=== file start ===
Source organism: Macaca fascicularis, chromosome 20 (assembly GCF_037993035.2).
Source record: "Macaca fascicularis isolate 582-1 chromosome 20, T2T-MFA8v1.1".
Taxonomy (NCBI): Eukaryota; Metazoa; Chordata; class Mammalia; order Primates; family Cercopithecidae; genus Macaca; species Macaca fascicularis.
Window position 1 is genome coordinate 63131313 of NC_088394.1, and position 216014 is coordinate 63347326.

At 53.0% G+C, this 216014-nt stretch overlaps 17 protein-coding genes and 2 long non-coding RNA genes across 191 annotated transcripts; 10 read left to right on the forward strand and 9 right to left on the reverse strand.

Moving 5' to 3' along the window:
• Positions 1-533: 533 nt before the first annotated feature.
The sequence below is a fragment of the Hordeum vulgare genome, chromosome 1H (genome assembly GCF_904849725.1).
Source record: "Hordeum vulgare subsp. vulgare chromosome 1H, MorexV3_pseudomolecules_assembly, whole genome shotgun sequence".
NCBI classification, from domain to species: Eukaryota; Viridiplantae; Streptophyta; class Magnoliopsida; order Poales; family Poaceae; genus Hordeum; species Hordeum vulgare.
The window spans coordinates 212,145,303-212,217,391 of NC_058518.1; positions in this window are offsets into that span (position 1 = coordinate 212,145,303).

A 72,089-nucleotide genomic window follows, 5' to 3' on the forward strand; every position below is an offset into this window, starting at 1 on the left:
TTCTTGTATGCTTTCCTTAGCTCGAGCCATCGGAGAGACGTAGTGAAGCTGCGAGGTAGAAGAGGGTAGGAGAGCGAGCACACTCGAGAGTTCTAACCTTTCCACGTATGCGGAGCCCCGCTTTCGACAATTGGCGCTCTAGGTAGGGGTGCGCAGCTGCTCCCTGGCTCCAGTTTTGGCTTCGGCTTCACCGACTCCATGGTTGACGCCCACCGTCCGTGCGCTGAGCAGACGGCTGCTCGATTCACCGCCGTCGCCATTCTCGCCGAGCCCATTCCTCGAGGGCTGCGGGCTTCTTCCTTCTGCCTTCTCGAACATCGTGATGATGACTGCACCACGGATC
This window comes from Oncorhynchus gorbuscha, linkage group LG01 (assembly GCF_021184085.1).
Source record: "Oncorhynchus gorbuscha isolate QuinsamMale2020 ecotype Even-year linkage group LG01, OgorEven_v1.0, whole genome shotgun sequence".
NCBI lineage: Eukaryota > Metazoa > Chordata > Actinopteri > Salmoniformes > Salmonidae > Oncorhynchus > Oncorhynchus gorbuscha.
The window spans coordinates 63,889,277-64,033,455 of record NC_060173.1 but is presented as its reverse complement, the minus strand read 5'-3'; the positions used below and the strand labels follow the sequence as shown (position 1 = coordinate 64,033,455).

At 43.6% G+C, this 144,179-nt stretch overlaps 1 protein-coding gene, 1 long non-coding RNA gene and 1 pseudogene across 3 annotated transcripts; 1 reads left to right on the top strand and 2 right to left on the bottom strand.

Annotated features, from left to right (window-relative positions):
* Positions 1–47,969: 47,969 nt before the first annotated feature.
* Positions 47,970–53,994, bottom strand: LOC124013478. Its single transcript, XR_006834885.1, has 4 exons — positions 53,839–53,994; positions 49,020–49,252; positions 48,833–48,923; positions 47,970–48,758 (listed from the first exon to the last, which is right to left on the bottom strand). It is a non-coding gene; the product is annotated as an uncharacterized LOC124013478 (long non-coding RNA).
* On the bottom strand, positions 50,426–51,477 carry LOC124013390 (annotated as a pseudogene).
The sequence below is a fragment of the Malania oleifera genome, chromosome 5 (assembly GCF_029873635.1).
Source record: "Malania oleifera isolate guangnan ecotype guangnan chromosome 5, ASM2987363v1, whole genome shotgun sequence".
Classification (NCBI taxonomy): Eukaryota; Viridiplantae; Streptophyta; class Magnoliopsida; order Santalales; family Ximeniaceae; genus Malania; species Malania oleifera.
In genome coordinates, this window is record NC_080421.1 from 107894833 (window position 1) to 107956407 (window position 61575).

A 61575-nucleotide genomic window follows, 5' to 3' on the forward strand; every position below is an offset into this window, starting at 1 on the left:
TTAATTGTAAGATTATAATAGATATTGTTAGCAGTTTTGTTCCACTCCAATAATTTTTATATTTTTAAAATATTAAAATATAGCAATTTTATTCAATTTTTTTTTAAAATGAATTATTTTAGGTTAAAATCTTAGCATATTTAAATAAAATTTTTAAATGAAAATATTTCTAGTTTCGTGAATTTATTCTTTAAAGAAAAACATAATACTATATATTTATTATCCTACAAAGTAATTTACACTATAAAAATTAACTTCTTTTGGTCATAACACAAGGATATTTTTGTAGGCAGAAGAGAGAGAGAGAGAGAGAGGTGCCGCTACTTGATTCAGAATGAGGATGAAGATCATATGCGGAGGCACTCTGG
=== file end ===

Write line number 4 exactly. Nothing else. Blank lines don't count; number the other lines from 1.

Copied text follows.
Window position 1 is genome coordinate 63131313 of NC_088394.1, and position 216014 is coordinate 63347326.